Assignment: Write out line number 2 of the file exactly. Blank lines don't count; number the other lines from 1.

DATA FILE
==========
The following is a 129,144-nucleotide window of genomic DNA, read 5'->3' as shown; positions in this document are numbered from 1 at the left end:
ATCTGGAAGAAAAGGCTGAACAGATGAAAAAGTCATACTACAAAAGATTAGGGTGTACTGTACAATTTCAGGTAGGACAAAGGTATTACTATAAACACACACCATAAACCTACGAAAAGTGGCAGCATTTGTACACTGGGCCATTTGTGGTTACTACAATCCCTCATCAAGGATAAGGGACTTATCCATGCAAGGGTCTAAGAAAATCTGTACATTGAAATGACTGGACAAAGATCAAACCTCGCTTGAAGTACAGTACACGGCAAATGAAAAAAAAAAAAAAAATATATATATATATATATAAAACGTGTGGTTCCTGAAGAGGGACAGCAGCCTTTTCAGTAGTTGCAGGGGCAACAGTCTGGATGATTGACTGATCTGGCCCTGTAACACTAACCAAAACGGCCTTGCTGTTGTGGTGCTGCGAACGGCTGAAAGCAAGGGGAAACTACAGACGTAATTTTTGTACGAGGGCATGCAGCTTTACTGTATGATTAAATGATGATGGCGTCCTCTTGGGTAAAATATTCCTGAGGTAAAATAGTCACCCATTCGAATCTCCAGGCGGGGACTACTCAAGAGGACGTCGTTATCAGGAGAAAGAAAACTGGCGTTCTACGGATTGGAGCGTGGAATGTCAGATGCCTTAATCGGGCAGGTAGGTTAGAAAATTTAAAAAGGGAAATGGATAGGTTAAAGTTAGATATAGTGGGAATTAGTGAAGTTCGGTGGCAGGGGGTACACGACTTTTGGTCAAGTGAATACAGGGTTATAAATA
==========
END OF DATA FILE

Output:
ATCTGGAAGAAAAGGCTGAACAGATGAAAAAGTCATACTACAAAAGATTAGGGTGTACTGTACAATTTCAGGTAGGACAAAGGTATTACTATAAACACACACCATAAACCTACGAAAAGTGGCAGCATTTGTACACTGGGCCATTTGTGGTTACTACAATCCCTCATCAAGGATAAGGGACTTATCCATGCAAGGGTCTAAGAAAATCTGTACATTGAAATGACTGGACAAAGATCAAACCTCGCTTGAAGTACAGTACACGGCAAATGAAAAAAAAAAAAAAAATATATATATATATATATAAAACGTGTGGTTCCTGAAGAGGGACAGCAGCCTTTTCAGTAGTTGCAGGGGCAACAGTCTGGATGATTGACTGATCTGGCCCTGTAACACTAACCAAAACGGCCTTGCTGTTGTGGTGCTGCGAACGGCTGAAAGCAAGGGGAAACTACAGACGTAATTTTTGTACGAGGGCATGCAGCTTTACTGTATGATTAAATGATGATGGCGTCCTCTTGGGTAAAATATTCCTGAGGTAAAATAGTCACCCATTCGAATCTCCAGGCGGGGACTACTCAAGAGGACGTCGTTATCAGGAGAAAGAAAACTGGCGTTCTACGGATTGGAGCGTGGAATGTCAGATGCCTTAATCGGGCAGGTAGGTTAGAAAATTTAAAAAGGGAAATGGATAGGTTAAAGTTAGATATAGTGGGAATTAGTGAAGTTCGGTGGCAGGGGGTACACGACTTTTGGTCAAGTGAATACAGGGTTATAAATA